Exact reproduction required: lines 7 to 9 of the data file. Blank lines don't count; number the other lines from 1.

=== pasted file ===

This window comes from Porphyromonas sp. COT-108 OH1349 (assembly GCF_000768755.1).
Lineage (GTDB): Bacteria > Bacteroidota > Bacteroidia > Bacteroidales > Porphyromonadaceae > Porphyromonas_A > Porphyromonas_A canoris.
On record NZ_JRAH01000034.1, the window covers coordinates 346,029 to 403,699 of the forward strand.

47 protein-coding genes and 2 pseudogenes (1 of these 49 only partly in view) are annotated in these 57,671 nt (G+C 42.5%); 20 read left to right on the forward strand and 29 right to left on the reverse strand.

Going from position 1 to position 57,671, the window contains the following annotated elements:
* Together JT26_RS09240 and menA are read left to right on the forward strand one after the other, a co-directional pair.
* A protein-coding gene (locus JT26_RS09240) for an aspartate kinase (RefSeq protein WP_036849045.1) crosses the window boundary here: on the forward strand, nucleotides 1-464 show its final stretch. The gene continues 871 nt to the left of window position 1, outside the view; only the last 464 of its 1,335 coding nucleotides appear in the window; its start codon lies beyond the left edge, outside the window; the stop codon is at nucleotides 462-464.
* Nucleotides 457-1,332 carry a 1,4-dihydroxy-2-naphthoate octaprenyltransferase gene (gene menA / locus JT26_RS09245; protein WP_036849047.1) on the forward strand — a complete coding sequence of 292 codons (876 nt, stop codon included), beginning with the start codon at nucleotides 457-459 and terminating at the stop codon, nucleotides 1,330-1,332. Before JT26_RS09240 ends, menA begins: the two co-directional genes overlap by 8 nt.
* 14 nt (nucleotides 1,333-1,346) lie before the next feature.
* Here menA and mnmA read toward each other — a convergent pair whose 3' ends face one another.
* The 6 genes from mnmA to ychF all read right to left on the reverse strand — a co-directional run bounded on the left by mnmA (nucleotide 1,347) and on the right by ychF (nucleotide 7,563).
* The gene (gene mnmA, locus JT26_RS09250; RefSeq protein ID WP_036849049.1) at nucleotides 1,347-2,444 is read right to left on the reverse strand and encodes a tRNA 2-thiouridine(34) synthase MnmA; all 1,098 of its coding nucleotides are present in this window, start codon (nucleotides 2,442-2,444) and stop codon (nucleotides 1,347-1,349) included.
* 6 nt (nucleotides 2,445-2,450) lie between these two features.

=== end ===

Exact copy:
* A protein-coding gene (locus JT26_RS09240) for an aspartate kinase (RefSeq protein WP_036849045.1) crosses the window boundary here: on the forward strand, nucleotides 1-464 show its final stretch. The gene continues 871 nt to the left of window position 1, outside the view; only the last 464 of its 1,335 coding nucleotides appear in the window; its start codon lies beyond the left edge, outside the window; the stop codon is at nucleotides 462-464.
* Nucleotides 457-1,332 carry a 1,4-dihydroxy-2-naphthoate octaprenyltransferase gene (gene menA / locus JT26_RS09245; protein WP_036849047.1) on the forward strand — a complete coding sequence of 292 codons (876 nt, stop codon included), beginning with the start codon at nucleotides 457-459 and terminating at the stop codon, nucleotides 1,330-1,332. Before JT26_RS09240 ends, menA begins: the two co-directional genes overlap by 8 nt.
* 14 nt (nucleotides 1,333-1,346) lie before the next feature.